Keeping Christopher Watts out of prison puts community at risk, parole board says
Ryan Flanagan, CTV Kitchener
Published Friday, April 21, 2017 3:23PM EDT
Last Updated Friday, April 21, 2017 6:44PM EDT
In the nearly 18 months since he was released from prison, Christopher Watts has been sent back into custody five times.
Watts, who is now 56, spent more than a decade in prison in connection with the 2001 death of Amanda Raymond.
The 13-year-old Raymond died after attending a party at Watts’ home at Puslinch Lake, where she and other girls were given drugs by Watts.
Watts had already served two prison sentences prior to 2001. Upon his release in November 2015, he was bound by a long-term supervision order (LTSO) laying out specific conditions for him – including not using any device connected to the internet, not being around female children without supervision, and not possessing and device capable of recording audio or video. He decided to live in Vancouver.
A month later, the Parole Board of Canada found that Watts had already breached the conditions of his LTSO. Though he was returned to custody, no charges were laid – and Watts was released again in March 2016.
He was back on the parole board’s radar within days, as he was seen using the internet at a business and “images of young women” were found among his personal belongings. He denied using the internet, and claimed the images were part of research he was doing for a book.
Another spell in custody followed, and ended with his release last June. Before the month was out, he had a cellphone with internet and email capabilities.
An arrest warrant for Watts was issued after he received a cellphone bill showing that he had a plan for unlimited photo-sharing and video-sharing, despite Watts’ protestations that he was unaware of that aspect of his cellphone plan.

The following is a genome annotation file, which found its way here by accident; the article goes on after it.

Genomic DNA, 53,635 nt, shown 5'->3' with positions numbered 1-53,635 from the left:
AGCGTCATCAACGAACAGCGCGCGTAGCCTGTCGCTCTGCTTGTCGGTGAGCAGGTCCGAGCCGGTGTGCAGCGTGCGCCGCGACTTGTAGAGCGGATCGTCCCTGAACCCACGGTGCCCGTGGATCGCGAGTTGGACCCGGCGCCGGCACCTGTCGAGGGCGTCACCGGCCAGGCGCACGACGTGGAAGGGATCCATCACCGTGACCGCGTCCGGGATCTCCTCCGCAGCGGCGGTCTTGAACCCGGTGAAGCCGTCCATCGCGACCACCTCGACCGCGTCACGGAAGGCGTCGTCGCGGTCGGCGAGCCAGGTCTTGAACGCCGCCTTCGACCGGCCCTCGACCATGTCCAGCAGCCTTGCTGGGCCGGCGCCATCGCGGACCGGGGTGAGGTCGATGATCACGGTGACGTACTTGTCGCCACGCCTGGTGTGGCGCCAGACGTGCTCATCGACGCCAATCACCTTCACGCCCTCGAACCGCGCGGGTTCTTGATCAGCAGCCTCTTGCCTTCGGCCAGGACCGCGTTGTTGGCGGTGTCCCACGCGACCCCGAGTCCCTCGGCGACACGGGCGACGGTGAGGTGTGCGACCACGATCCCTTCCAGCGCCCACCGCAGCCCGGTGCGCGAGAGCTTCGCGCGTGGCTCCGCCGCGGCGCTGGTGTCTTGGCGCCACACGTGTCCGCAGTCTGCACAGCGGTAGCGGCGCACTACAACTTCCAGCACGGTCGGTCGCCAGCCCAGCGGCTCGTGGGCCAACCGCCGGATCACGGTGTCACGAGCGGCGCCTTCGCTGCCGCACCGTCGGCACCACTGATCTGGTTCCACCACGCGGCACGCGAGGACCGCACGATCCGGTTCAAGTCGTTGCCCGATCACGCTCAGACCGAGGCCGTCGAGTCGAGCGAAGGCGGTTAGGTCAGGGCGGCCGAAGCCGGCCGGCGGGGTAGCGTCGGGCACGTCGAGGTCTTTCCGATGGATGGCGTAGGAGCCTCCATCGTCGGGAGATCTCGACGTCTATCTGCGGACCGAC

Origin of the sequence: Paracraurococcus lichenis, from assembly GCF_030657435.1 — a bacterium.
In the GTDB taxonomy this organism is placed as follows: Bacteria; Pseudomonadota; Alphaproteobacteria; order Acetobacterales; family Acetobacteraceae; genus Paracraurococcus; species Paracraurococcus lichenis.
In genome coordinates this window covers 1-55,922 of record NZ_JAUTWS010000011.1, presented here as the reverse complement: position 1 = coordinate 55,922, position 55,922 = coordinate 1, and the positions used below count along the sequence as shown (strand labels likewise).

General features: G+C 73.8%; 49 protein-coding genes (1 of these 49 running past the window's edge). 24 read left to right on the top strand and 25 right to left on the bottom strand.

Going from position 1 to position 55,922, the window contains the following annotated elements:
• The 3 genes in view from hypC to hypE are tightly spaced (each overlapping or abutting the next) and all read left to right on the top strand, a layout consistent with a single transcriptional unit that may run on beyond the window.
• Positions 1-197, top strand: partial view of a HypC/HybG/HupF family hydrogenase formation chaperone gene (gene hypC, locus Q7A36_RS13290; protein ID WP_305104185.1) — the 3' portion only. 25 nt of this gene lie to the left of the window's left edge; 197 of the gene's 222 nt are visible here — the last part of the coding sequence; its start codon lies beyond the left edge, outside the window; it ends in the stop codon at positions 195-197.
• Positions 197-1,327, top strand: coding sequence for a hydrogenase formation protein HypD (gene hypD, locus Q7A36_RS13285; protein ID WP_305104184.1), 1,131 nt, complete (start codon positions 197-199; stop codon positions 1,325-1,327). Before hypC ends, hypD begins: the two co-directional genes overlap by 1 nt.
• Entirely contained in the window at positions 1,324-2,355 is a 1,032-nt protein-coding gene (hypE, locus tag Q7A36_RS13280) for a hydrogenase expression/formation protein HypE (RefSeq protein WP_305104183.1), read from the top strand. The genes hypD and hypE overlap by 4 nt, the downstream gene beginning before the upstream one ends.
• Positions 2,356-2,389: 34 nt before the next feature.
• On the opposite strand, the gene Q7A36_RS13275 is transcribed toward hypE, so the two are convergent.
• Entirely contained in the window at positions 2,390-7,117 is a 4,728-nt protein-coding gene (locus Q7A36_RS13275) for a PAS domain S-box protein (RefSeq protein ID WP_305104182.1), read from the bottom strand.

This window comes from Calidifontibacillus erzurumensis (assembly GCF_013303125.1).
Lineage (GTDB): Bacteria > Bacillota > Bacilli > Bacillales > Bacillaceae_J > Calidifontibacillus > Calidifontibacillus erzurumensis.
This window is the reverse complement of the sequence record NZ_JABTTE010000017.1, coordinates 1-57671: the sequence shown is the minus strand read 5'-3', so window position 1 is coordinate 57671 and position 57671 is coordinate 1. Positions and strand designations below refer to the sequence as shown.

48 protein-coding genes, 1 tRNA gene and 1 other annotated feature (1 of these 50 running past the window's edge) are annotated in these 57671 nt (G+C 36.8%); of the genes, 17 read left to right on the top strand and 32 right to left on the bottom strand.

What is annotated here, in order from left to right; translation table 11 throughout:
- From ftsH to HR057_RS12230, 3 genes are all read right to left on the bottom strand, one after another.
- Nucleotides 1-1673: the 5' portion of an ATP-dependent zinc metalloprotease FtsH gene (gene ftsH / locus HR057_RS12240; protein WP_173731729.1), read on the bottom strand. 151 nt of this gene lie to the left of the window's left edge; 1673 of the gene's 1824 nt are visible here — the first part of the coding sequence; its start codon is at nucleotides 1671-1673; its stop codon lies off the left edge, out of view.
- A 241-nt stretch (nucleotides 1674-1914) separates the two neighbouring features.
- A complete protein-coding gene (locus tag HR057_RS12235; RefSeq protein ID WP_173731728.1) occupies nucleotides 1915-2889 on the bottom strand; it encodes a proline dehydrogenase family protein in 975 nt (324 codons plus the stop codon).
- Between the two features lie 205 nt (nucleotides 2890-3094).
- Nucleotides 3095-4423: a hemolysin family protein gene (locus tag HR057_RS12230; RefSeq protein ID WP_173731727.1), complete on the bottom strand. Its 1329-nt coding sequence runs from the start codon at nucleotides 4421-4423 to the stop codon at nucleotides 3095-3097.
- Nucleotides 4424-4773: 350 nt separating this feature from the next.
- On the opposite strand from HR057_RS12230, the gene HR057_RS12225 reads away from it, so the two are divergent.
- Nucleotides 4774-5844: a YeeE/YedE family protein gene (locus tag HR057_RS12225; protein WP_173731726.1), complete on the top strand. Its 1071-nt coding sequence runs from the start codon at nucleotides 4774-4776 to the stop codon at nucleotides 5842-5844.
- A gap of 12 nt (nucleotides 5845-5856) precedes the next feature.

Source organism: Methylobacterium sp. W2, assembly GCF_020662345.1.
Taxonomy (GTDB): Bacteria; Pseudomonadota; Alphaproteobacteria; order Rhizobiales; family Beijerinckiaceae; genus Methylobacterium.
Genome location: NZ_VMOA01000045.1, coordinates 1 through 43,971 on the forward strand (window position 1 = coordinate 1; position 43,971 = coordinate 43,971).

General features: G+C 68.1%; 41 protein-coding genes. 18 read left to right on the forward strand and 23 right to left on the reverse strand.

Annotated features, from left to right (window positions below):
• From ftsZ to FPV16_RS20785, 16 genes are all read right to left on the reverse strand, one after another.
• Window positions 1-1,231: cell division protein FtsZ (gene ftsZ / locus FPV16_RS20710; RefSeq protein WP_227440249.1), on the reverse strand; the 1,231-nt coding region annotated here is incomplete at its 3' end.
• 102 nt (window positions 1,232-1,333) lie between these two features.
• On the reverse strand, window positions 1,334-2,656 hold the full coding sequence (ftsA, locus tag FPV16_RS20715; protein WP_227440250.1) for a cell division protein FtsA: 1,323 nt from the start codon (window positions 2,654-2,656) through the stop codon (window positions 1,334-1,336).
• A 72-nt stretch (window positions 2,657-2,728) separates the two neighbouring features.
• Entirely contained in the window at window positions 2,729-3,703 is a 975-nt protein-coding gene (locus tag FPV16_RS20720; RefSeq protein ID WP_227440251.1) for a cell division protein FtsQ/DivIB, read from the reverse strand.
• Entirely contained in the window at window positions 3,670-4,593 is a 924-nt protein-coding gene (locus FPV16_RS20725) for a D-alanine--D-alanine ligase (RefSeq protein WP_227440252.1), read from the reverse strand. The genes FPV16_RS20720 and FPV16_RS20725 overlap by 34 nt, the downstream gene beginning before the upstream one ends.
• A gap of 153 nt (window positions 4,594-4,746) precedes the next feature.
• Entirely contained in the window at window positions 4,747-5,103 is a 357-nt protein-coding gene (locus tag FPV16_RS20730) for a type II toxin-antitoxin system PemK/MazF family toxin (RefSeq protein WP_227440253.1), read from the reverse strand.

When the authorities packed up his belongings this time, they found more pictures of women – one of whom was nude – and apparent plans to start a website called “Piggyleaks” featuring revealing images and videos of police officers and prison guards.
Watts was released back into the community last September. Again, reports of potential LTSO violations started to trickle in. By early November, officials learned that Watts appeared to be using a personal email address – something restricted by his LTSO.
After yet another stint in custody, Watts was released again on Jan. 9. This time, he decided to leave Vancouver for British Columbia’s Fraser Valley area.
Before the month was out, the parole board says, Watts was seen going into a building “containing social housing and what is described as a ‘full service massage parlour,’” as well as a business that offered passport photos and printing services – neither of which he received the necessary permissions for beforehand.
The following search of his personal belongings turned up a box cutter, a packed travel bag and other items which authorities found concerning.
The parole board decided earlier this month to recommend that Watts be charged criminally with breaching his LTSO – something that it has pushed for twice since his 2015 release, but has never actually happened.
“You have repeatedly and consistently breached special conditions put in place to reduce the risk you present to society,” the board’s decision reads.
“No appropriate program of supervision can be established that would adequately protect society from the risk of your reoffending.”
If a charge is laid and Watts is convicted of breaching the order, he could be sent back to prison for up to 10 years.